Renovation refers to the repair and improvement of an existing lawn without complete reestablishment of the turf cover. Renovation practices avoid the labour and cost of completely redoing the lawn. In most cases lawn renovation is preferable over total lawn reestablishment because it is less labour intensive; there is minimum erosion or mud; some foot traffic can be tolerated during the process and generally results can be observed more readily.
Before any renovation is done the cause of the turf damage should be determined. The following reasons can be the cause of lawn failure:
Figure 1. Excessive thatch can result in increased insect, disease and drought problems in the lawn.
Figure 2. A lawn that has severe damage as a result of disease is a good candidate for lawn renovation. This is an opportune time to renovate with improved cultivars.
Sections of a lawn are frequently injured by diseases and insects.
Where the amount of injury is small and a large proportion of live grass remains in the injured areas, raise the mowing height to 5 cm, increase the number of fertilizer applications (as many as five or six, starting early April and ending mid September), and increase the frequency of irrigation to stimulate the lawn into rapid growth to heal the damaged areas. Once the injured area has been filled in, the fertilizer, irrigation and mowing program should be returned to normal.
For immediate results, spot sodding can also be done to repair areas of the lawn. Prepare the soil as for seeding but allow for the thickness of the sod to be at the same level as the existing lawn. Maintain good moisture until the sod is well rooted. Resodding can be done throughout the season providing irrigation is available.
Occasionally, grassy weed problems such as clumps of orchardgrass, or tall fescue may occur in areas of the lawn (Figure 3). These weed problems can be corrected by digging them out. On high maintenance lawns patches of creeping bentgrass may appear. Raking the area and reducing the watering frequency may assist in reducing the bentgrass. Quack grass is generally only a problem in poorly maintained lawns.
Figure 3. Unwanted grass species can be undesirable. These can be removed by hand-weeding.
By increasing fertility and maintenance of the lawn the turf can usually crowd out the quackgrass.
While not often a major problem on the average home lawn, soil compaction may occur when there is frequent foot traffic on the area. Foot traffic causes the first 2 to 3 cm of the rootzone to become compacted. This reduces water infiltration and deprives the roots of the oxygen they need. On lawns where compacted soil conditions exist, the root system tends to be very shallow and the lawn is not as tolerant to stresses such as drought or diseases. Turf which is thinned from moderate foot traffic may be improved through the use of equipment such as a core aerator. The hollow steel tines (1-2 cm in diameter and 10-15 cm apart) of these machines remove cores of compacted soil (Figure 4). The compacted cores may be removed from the lawn and replaced with uncompacted topsoil or compost.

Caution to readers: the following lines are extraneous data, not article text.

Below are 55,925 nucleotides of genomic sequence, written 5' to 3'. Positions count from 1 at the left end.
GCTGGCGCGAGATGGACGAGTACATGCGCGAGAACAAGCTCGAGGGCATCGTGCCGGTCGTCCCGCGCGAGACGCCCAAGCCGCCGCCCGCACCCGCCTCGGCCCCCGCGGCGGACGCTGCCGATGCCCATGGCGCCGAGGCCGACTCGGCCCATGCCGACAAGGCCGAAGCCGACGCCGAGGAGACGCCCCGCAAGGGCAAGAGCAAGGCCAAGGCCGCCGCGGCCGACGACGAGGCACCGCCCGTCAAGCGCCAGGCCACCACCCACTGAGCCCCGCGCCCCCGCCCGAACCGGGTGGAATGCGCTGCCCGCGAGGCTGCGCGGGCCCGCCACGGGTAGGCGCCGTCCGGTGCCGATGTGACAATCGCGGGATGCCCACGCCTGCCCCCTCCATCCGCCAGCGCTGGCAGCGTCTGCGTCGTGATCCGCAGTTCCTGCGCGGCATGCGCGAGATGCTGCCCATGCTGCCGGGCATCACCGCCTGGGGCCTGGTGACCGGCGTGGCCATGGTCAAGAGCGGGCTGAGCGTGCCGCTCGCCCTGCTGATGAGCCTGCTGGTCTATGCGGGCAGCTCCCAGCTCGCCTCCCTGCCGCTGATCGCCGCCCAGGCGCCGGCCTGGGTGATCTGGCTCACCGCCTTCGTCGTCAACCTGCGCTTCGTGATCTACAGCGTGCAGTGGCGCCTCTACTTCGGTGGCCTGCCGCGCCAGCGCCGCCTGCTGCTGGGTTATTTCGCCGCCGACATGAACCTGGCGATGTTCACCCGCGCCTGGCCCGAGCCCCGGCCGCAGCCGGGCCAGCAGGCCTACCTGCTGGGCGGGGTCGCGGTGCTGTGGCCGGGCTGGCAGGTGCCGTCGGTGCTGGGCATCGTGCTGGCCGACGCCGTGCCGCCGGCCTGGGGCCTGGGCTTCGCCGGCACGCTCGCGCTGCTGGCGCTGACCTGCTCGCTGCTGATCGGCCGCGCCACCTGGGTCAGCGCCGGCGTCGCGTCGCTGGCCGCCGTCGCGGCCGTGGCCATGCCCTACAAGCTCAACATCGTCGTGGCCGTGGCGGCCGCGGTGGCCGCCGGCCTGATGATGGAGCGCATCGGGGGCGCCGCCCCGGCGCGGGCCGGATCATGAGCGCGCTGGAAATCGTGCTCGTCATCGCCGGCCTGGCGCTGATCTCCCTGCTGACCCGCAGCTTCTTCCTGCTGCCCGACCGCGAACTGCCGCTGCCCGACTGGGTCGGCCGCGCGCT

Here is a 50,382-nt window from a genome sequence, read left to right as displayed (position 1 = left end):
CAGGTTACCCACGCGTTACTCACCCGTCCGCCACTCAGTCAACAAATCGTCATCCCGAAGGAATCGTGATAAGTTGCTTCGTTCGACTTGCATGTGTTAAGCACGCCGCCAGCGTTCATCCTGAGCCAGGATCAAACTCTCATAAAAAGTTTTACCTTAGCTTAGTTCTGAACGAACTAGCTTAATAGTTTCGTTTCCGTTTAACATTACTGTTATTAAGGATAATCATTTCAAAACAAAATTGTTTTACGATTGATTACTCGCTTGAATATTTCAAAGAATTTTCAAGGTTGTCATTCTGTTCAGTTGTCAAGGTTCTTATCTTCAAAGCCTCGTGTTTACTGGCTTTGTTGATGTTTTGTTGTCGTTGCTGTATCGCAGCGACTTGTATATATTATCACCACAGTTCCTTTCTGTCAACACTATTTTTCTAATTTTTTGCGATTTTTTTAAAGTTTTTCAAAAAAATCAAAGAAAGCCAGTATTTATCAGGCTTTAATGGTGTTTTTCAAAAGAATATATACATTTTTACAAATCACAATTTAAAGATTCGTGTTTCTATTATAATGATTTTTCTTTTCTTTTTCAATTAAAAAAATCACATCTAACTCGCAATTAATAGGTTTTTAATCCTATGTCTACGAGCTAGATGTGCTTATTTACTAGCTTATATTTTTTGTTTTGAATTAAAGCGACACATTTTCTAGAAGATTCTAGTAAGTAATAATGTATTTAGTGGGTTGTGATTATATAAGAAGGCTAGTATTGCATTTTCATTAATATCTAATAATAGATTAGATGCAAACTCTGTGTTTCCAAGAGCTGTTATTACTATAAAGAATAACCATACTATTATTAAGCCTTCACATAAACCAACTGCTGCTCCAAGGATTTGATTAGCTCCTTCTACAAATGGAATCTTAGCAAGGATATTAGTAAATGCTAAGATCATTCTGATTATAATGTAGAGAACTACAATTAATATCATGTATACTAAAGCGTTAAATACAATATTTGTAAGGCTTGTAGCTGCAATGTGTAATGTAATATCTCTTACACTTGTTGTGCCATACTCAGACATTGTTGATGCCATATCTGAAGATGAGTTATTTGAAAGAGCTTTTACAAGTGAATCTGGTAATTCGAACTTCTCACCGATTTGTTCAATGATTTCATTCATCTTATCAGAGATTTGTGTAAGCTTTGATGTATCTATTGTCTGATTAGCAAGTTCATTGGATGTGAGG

Under heavy foot traffic conditions lawn areas may require aeration twice during the season. Spring and early fall are the recommended times to aerate. The best condition for aeration is when there is adequate soil moisture. If soil is dry, the coring machine will not go as deep and will have less of an effect. On the other hand, if the soil is too wet, further compaction to the area may result.
Figure 4. A lawn which has been core aerated. Coring helps alleviate thatch problems and compaction.
Overseeding is a method of establishing new turfgrass plants by seed with a minimum of disturbance to the existing turf. Success is dependent upon placing the seed in contact with the soil and irrigating frequently enough to prevent drought stress of the seedlings.
There are several techniques by which overseeding can be accomplished:
Figure 5. Newly overseeded area with slit seeder. Overseeding more than one direction is recommended.
Lawn renovation provides the opportunity to convert the lawn to more suitable species and varieties of turfgrasses. Many improved varieties of Kentucky bluegrass, fine fescue and perennial ryegrass have been developed and are superior in performance and quality to the older varieties that may have been used when the lawn was established. When selecting grass seed to renovate small areas of the lawn it is important to attempt to use a seed mixture or seed blend similar in colour, texture and growth habit of the existing lawn grasses to avoid a patchy appearance. For overseeding, "turf type " perennial ryegrass is a good choice because of its quick germination and establishment.
If renovation is required because of damage from lawn disease problems such as necrotic ring spot, "turf type" perennial ryegrass should be used. This species is more resistant to this disease than Kentucky bluegrass. "Turf type" perennial ryegrass is more similar in growth habit to other lawn grasses and more winter hardy than common perennial ryegrass.
If lawn performance has deteriorated due to poor soils which need soil modification or if the soil is poorly drained or in need of regrading, renovation should not be done until these problems are corrected as the results will be shortlived. Problems of this nature generally require total lawn reestablishment. Refer to OMAFRA Factsheet, Lawn Establishment for additional information.
This factsheet was originally authored by J.L. Eggens and has been revised by Pam Charbonneau.
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